Having trouble getting motivated to hop on that treadmill or go for a long walks around the neighborhood for your daily dose of exercise? Then you might want to consider an alternate method: walking dogs for exercise. Dogs are actually the best personal trainers around! They are always ready to go, tirelessly hard-working, and what could be a better motivator than that sad, dopey face when they really want to go for a walk?
But how much can walking a dog really help you exercise?
In 2008, the U.S. Department of Labor reported that only 16 percent of Americans aged 15 and older engaged in any type of exercise a day on average. However a Michigan State University study reported that in dog walkers, 60 percent met the criteria for moderate or vigorous exercise. It also found that those who walked dogs averaged about 30 minutes of exercise per day, which is the general recommendation in order to maintain good health, but can also help with weight loss for both you and the dog.
While it ultimately depends on the pace and general temperament of the dog, a person of average weight can burn around 205 calories per hour of walking a dog at a leisurely pace of 2-mph, including potty and idle sniffing breaks. However, if the dog likes to walk fast and pull their leash, dog walkers actually burn more calories trying to keep up with them and pulling back on their leash trying to keep them in line.
While 205 calories may sound like a negligible amount, it adds up over time. If you walk a dog for an hour each day of the week, you have burned 1,435 calories during that time you could have spent sitting behind a desk and not burning anything. It only takes 3,500 burned calories to lose one pound, so after a week, dog walkers are nearly half way there.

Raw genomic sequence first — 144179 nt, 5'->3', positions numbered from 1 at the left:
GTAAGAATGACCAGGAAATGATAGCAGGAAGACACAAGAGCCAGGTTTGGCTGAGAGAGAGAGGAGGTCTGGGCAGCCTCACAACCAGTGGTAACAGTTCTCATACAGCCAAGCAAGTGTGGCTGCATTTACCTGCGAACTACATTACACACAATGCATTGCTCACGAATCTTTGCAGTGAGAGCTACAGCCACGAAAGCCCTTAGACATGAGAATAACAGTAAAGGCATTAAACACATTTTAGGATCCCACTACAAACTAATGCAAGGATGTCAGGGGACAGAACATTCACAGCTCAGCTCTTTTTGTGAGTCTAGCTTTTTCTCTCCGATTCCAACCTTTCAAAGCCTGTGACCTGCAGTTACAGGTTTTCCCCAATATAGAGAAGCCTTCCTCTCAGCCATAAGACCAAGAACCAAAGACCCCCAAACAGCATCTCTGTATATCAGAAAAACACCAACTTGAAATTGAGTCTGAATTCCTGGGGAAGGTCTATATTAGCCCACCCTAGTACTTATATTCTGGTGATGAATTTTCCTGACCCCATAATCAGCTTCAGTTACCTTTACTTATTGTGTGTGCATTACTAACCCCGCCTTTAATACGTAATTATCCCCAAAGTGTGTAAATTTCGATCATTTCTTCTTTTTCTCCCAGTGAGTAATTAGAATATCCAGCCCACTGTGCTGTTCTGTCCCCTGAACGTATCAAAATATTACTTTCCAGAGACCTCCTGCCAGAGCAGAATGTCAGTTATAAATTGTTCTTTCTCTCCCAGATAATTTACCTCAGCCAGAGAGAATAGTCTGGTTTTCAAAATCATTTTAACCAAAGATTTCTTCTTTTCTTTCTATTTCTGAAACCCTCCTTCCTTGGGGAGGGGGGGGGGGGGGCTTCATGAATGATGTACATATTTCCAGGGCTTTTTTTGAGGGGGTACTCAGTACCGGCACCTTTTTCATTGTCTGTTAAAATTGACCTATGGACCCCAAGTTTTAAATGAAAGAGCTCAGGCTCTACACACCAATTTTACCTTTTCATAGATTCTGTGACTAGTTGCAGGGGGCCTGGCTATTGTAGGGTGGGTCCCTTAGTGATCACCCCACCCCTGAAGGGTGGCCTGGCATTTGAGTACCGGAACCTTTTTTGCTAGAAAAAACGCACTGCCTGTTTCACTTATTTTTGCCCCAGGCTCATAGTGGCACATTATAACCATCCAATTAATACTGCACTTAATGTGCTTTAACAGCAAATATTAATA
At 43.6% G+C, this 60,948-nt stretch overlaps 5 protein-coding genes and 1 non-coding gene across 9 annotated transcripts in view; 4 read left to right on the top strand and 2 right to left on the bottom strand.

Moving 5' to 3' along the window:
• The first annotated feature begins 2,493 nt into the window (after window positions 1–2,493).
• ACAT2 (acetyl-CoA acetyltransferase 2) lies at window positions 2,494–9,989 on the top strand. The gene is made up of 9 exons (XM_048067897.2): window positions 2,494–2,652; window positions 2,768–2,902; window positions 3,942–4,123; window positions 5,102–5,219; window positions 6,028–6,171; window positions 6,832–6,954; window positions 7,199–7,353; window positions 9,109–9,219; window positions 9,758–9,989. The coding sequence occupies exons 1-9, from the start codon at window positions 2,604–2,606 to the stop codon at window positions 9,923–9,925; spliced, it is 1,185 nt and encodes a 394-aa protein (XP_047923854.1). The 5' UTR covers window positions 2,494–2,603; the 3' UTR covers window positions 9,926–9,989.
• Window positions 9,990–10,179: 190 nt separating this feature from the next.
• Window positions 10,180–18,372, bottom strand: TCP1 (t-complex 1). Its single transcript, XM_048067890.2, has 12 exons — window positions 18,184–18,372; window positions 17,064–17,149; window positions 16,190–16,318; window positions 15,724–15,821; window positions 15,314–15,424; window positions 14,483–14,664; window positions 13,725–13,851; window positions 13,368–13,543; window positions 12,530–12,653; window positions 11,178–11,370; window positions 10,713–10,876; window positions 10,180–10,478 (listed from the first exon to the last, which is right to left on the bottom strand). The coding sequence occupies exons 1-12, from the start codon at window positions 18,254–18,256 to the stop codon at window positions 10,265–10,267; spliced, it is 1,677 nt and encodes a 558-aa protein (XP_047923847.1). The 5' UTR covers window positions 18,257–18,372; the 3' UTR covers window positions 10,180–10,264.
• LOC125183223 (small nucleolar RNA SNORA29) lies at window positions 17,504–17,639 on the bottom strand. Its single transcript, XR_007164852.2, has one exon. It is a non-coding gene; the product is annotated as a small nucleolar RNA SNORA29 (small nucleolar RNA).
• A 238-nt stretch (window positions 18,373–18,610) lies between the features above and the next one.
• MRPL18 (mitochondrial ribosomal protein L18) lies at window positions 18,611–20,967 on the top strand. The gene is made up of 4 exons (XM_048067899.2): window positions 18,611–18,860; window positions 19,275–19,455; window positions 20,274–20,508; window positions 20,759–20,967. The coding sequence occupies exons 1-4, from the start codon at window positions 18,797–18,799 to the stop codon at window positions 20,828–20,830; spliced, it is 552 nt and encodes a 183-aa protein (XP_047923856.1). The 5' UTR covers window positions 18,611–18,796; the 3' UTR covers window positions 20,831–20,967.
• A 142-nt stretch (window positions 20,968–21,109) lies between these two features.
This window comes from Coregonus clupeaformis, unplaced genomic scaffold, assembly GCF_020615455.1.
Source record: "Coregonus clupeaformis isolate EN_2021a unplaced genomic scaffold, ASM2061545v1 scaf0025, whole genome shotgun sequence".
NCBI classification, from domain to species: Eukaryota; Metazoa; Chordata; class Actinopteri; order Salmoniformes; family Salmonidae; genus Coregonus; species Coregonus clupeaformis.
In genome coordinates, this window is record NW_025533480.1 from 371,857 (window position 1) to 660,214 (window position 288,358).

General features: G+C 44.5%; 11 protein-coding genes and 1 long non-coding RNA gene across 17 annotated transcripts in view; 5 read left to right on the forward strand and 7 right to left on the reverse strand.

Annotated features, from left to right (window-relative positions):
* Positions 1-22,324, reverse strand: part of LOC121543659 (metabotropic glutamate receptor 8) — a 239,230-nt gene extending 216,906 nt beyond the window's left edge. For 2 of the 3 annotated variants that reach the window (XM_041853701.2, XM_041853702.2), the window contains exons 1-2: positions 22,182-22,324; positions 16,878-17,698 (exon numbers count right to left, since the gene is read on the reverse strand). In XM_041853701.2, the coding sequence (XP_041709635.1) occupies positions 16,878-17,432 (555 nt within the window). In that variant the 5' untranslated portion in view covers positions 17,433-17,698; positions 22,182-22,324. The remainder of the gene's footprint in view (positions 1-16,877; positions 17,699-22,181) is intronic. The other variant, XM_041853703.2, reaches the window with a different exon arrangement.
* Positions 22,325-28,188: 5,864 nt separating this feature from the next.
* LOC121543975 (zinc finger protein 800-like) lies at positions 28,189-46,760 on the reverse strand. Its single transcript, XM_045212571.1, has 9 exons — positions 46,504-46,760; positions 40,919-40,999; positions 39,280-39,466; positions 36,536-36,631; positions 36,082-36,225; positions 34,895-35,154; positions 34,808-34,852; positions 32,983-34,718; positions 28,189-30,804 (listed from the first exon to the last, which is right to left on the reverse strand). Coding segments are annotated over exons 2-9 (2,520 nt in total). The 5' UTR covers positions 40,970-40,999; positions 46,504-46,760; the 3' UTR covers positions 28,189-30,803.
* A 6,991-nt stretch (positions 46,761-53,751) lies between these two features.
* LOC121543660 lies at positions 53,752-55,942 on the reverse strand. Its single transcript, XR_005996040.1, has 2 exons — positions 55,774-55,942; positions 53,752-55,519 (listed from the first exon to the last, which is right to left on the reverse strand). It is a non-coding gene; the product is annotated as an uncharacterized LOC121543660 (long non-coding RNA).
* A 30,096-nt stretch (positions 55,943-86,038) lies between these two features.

However, it is also worth noting that heavier people will be burning more calories and there are ways to increase the calories burned such as walking uphill or moving at a faster pace. Unfortunately, you have to make sure that this pace and the length of the walk is also appropriate for the breed of dog. Active breeds like Labradors, German Shepherds, and Golden Retrievers will always be up for long, fast walks until they get to an advanced age.
However, less active breeds like Pugs with their squished noses that makes it harder to breathe, Basset Hounds and Dachshunds with their short legs, and dogs with a lazy temperament will not want to go for overly long or fast walks. They will get tired eventually, start to slow down, and even whine when they want to go home. With these dogs, it is best to do shorter walks at more intervals instead of one long walk per day.
- Breast cancer risk reduced by 75 percent
- Heart disease risk decreased by 49 percent
- Diabetes risk lowered by 35 percent
- Colon cancer risk decreased by 22 percent
- Relive constipation and maintain healthy digestive systems
- Reduce destructive behavior from boredom or excess energy
- Decrease attention-seeking behavior like whining and barking
- Increases longevity
- Fosters both physical and mental well-being from being stimulated
For those already balancing a regular desk job, squeezing in time for a little healthy dog walking can be challenging. After all, if we had the time for do long, leisurely dog walks for a living, we would probably be doing them. However, while an hour of dog walking is great exercise, it doesn’t need to be done all at once.
For those that work part-time jobs, taking up extra dog walking during the day is not only a great way to earn some extra cash and get some exercise, but there is a demand for it. Yet, those working full-time and still want to skip the gym in lieu for a little exercise via dog walking have options. Some dog owners don’t have the energy to go for a walk after work, while you do. Others are so busy in the mornings, that early dog walks before your own job can be a great way to get the day started with a bang.
When starting dog walking as a hobby, it is best to set a schedule for yourself. Dogs crave routines, and so do people. Nothing is a better motivator than realizing how sad that dog will be when you don’t show up to walk them. The treadmill doesn’t care if you show up, but with a dog, you essentially ruin their day.
From health benefits and weight loss, to gaining a little cash instead of losing it on a gym membership you will never use, dog walking is an awesome way to burn off calories. For those with an active lifestyle and enjoy working with animals, why not consider working for Wag! and pick up dog walking commitments at your leisure so you can get in as much dog walking and exercise as you desire.